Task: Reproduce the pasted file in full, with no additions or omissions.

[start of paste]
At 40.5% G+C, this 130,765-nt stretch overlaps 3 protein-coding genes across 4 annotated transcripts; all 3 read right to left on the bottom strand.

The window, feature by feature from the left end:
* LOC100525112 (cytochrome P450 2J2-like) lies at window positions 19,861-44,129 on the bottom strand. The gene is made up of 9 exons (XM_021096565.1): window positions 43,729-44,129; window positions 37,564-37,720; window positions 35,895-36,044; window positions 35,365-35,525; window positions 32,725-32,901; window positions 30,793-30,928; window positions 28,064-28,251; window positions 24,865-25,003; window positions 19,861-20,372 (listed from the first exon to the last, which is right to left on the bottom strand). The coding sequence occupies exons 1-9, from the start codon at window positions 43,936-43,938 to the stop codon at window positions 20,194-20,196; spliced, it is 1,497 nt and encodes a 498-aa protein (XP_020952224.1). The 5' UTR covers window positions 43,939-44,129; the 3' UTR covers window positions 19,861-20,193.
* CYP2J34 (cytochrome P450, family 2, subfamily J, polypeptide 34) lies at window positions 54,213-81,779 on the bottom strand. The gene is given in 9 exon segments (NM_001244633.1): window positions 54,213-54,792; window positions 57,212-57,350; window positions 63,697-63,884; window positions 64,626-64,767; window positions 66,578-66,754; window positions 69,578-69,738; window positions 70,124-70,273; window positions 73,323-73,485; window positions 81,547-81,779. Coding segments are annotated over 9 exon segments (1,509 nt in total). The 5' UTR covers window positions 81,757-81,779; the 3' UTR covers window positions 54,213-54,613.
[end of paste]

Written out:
At 40.5% G+C, this 130,765-nt stretch overlaps 3 protein-coding genes across 4 annotated transcripts; all 3 read right to left on the bottom strand.

The window, feature by feature from the left end:
* LOC100525112 (cytochrome P450 2J2-like) lies at window positions 19,861-44,129 on the bottom strand. The gene is made up of 9 exons (XM_021096565.1): window positions 43,729-44,129; window positions 37,564-37,720; window positions 35,895-36,044; window positions 35,365-35,525; window positions 32,725-32,901; window positions 30,793-30,928; window positions 28,064-28,251; window positions 24,865-25,003; window positions 19,861-20,372 (listed from the first exon to the last, which is right to left on the bottom strand). The coding sequence occupies exons 1-9, from the start codon at window positions 43,936-43,938 to the stop codon at window positions 20,194-20,196; spliced, it is 1,497 nt and encodes a 498-aa protein (XP_020952224.1). The 5' UTR covers window positions 43,939-44,129; the 3' UTR covers window positions 19,861-20,193.
* CYP2J34 (cytochrome P450, family 2, subfamily J, polypeptide 34) lies at window positions 54,213-81,779 on the bottom strand. The gene is given in 9 exon segments (NM_001244633.1): window positions 54,213-54,792; window positions 57,212-57,350; window positions 63,697-63,884; window positions 64,626-64,767; window positions 66,578-66,754; window positions 69,578-69,738; window positions 70,124-70,273; window positions 73,323-73,485; window positions 81,547-81,779. Coding segments are annotated over 9 exon segments (1,509 nt in total). The 5' UTR covers window positions 81,757-81,779; the 3' UTR covers window positions 54,213-54,613.